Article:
Review of Stina Leicht, “A Siren’s Cry Is a Song of Sorrow”, Apex Magazine 112 (2018): Read Online. Reviewed by Joanna Z. Weston.
This story is intense, and deals with the sexual abuse of a pair of little girls. Consider this your trigger warning for the review.
The narrator and her little sister wish they could be mermaids. If they were mermaids, then nobody would be concerned with what lay between their legs, and they would never have to become women, no longer be soiled and concerned with being good girls who dress demurely and cover up and never disappoint a man or speak up.
The beauty of this story is so much in the story itself, that I find that I have to discuss specific plot points. If you are averse to spoilers, feel free to skip to the last paragraph.
The narrator is so devoted to the idea of mermaids, that when she discovers Hans Christian Anderson’s story, she tears it out of her book in horror and rewrites it for her sister. It should go without saying that her new version has a much happier ending. It says so much about the narratives that we accept about women that the original has had any staying power (and maybe to the magic of Disney). I loved seeing this little girl recognize the misogyny inherent in the little mermaid being willing to give up her literal voice and her body for the love of a man who didn’t know who she truly was.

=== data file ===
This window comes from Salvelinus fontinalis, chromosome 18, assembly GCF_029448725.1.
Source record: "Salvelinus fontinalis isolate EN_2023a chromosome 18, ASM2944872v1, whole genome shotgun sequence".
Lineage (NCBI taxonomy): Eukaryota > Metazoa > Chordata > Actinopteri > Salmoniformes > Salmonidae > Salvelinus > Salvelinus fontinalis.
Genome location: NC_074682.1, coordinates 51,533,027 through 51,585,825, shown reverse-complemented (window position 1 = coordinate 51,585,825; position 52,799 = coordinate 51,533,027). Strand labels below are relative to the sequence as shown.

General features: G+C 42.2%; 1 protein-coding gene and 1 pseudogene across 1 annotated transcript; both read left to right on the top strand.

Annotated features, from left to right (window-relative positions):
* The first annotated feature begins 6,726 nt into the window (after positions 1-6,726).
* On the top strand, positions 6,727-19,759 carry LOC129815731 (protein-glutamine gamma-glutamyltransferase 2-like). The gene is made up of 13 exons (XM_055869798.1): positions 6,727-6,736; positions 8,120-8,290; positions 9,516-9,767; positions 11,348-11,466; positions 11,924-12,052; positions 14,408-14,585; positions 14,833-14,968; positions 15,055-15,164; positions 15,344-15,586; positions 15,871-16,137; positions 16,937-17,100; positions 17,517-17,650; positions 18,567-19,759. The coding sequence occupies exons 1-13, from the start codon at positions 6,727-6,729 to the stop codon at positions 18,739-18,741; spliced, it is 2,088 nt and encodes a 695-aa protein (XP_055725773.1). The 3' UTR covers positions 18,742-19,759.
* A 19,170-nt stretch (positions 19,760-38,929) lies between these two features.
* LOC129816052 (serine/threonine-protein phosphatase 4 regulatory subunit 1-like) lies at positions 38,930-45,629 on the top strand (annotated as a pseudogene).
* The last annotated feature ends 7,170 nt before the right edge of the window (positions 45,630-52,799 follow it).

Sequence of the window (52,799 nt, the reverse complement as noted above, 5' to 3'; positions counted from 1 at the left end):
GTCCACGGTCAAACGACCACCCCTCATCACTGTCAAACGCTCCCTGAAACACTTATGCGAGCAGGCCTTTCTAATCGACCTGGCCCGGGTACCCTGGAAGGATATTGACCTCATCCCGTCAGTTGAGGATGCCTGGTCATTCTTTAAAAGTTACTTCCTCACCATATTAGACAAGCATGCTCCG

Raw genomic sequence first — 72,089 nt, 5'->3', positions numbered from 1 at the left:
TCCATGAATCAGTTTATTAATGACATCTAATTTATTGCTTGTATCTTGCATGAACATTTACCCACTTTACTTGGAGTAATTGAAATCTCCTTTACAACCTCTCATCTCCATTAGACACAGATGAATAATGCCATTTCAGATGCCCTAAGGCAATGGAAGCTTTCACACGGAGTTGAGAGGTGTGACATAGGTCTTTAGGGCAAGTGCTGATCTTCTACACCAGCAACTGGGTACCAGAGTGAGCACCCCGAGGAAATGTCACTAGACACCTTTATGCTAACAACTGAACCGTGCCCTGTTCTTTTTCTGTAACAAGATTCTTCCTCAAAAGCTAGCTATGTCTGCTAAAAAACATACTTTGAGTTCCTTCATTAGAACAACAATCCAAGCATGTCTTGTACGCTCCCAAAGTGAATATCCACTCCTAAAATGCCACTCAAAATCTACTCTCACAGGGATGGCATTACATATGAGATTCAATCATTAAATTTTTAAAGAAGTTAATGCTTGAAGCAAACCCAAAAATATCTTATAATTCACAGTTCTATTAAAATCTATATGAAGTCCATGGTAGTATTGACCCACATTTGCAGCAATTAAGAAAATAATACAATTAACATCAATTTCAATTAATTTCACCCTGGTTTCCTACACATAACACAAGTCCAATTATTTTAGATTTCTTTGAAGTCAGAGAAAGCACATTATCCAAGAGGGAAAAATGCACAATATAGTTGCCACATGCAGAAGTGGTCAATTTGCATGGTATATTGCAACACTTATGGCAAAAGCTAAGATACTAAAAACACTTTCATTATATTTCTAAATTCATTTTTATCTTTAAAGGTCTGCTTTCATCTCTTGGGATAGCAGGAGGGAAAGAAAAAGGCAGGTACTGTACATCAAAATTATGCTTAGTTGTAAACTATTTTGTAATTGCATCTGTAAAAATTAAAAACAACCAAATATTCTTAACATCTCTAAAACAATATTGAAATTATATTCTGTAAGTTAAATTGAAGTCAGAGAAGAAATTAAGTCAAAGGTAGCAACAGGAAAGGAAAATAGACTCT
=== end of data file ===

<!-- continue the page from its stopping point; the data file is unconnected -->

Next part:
Mid-way through the story, they find some real witches and psychics, and go to ask one to turn them into mermaids. When she touches their hands, she realizes what’s going on in their home. She tells them that changing what they are isn’t the answer, and that even if it were, that they are too young to make that choice. That their problem isn’t being in the wrong bodies, but being unsafe in their own home. The whole story broke my heart, but for me, this was the heart of it, the moment that drives home that these girls believe the problem is them and their bodies, and not the people around them. It’s not a shocking revelation or new information, but the way it’s framed punched me in the gut. (On a lighter note, I like the implication that it is possible for someone be born in the wrong body, and for those people, getting a spell to turn them into a mermaid is entirely acceptable)
This story is intense, but it’s dealing with issues that are a reality for far too many women. That said, it’s beautiful and it will break you open in the best possible way. It deals with it’s subject matter in such a tender, yet straight forward way. Please remember that this story comes with a trigger warning, so keep that in mind, and take care of yourself.